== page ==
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Arrogant   /ˈɛrəgənt/   Listen
Arrogant

adjective
1.
Having or showing feelings of unwarranted importance out of overbearing pride.  Synonyms: chesty, self-important.  "Arrogant claims" , "Chesty as a peacock"






WordNet 3.0 © 2010 Princeton University








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"Arrogant" Quotes from Famous Books



... Lowndes, a loud, arrogant man, the boaster of the colony. "There are no Indians in these parts and I'm going out ...
— The Young Trailers - A Story of Early Kentucky • Joseph A. Altsheler

... manly young athlete, was absent—I commenced to pull her about. She gave me one passionate kiss, but said: 'No! Do you know what keeps me straight? It is the thought of my brother.' I refrained from molesting her further. I met other girls, some pretty and arrogant, others plain and hungry-eyed; it was a country town where there were four or five females to every male. But I could not speak frankly and candidly to a young woman ...
— Studies in the Psychology of Sex, Volume 4 (of 6) • Havelock Ellis

... injured and your passionate nature longed for revenge. To you it seemed that I refused to give you justice. You thought me powerful, and arrogant, and selfish, and you were aroused against me until your ...
— Frank Merriwell's Pursuit - How to Win • Burt L. Standish

... nor even to suspect his promise. She attributed the sagacious remarks and reflections of his youth to accident, and on such occasions she would tell him that he did not understand what he was saying. His only reply would be a sweet, submissive smile which irritated her, and which she called arrogant and presumptuous. With her cold, calculating temperament, she had no patience with his staking his life and fortune on uncertain financial undertakings, and blamed him for his business failures. She suffered on account of his love of luxury and his belief in his own greatness, ...
— Women in the Life of Balzac • Juanita Helm Floyd

... cultivated Romans, and had his family taught Greek. Abbahu was a manufacturer of veils for women's wear, for, like many Amoraim, he scorned to make learning a means of living, Abbahu's modesty with regard to his own merits shows that a Rabbi was not necessarily arrogant in pride of knowledge! Once Abbahu's lecture was besieged by a great crowd, but the audience of his colleague Chiya was scanty. "Thy teaching," said Abbahu to Chiya, "is a rare jewel, of which only an expert can judge; mine is tinsel, which ...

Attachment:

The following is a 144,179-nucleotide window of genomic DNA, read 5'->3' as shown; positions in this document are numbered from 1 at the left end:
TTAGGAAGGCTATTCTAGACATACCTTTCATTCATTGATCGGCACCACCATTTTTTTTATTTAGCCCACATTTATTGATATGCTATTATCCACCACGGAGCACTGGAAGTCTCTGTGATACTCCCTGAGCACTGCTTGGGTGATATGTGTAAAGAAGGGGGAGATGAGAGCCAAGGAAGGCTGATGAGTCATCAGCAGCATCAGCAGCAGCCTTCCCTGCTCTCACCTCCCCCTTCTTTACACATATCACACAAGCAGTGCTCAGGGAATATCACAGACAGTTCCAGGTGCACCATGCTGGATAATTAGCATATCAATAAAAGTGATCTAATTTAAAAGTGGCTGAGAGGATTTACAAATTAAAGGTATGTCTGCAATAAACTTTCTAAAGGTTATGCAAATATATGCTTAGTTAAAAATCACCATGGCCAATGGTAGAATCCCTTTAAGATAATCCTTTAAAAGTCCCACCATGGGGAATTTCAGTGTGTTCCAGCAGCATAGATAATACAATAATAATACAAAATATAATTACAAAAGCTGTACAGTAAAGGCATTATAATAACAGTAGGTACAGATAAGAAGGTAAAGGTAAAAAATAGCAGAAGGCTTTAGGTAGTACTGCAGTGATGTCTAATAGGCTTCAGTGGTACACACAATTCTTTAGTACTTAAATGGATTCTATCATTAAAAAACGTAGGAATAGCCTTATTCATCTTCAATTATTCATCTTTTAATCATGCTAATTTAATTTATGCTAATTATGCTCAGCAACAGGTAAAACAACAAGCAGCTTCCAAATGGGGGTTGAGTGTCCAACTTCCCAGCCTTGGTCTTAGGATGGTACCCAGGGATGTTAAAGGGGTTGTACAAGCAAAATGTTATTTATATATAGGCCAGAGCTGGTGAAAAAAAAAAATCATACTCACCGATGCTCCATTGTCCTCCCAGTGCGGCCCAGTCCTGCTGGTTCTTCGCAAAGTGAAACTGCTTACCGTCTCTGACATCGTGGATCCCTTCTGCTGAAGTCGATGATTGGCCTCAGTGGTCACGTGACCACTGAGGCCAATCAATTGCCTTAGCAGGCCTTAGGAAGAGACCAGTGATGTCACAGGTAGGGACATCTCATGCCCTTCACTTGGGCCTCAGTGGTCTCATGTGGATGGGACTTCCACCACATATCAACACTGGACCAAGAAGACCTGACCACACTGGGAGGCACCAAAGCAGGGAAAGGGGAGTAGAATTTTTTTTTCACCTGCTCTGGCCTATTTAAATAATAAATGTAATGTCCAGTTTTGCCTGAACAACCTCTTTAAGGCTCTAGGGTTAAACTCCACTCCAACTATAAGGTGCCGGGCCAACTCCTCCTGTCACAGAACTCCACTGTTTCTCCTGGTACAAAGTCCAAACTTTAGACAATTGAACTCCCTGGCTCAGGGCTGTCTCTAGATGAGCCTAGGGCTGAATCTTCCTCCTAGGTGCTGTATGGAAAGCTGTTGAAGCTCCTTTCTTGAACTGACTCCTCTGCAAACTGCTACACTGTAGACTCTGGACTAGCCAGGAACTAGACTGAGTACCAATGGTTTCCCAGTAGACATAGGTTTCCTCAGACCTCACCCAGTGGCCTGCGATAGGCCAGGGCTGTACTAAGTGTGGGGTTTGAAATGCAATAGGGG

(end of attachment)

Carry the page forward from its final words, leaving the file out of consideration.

— Chapters on Jewish Literature • Israel Abrahams

... sorrowfully down upon the arrogant little speaker. 'Take care that you sigh not yet for your old home ...
— Parables from Flowers • Gertrude P. Dyer

... opinion upon a matter of poetical criticism, which he considered to be almost final, as his letters to me, printed in Chapter VIII. of this volume, will show. I had a striking instance of this, and of the real modesty of the man whom I had heard and still hear spoken of as the most arrogant man of genius of his day, on one of the first occasions of my seeing him. He read out to me an additional stanza to the beautiful poem Cloud Confines: As he read it, I thought it very fine, and ...
— Recollections of Dante Gabriel Rossetti - 1883 • T. Hall Caine

... even, in a degree, nature herself, they are alike architects and judges. It must be so. It always has been so time out of mind in point of fact. And then he wondered why they were so patient of constraint? Why had they not risen long ago and obliterated the pretensions of those arrogant, indolent larvae peopling the angular apertures of the honey cells—those larvae of whom, by birth and wealth, sinfulness and uselessness, he was himself ...
— The History of Sir Richard Calmady - A Romance • Lucas Malet

... common charge against her that she rejoices too exceedingly; is arrogant, confident, and optimistic where she ought to ...
— Paradoxes of Catholicism • Robert Hugh Benson

... to our former subject. Alexyei Sergyeitch did not consort with the neighbours, as I have already said; and they did not like him any too well, calling him eccentric, arrogant, a mocker, and even a Martinist who did not recognise the authorities, without themselves understanding, of course, the meaning of the last word. To a certain extent the neighbours were right. Alexyei Sergyeitch had resided for nearly seventy ...
— A Reckless Character - And Other Stories • Ivan Turgenev

... thin, hawk-like nose, was his eyes, which were large, black and piercing. He was attired in a dress which was a replica in every respect of that which had been provided for Earle, and his carriage, as he entered the apartment, was assured, haughty, almost arrogant, that of a man of high and assured position who possessed a profound faith ...
— In Search of El Dorado • Harry Collingwood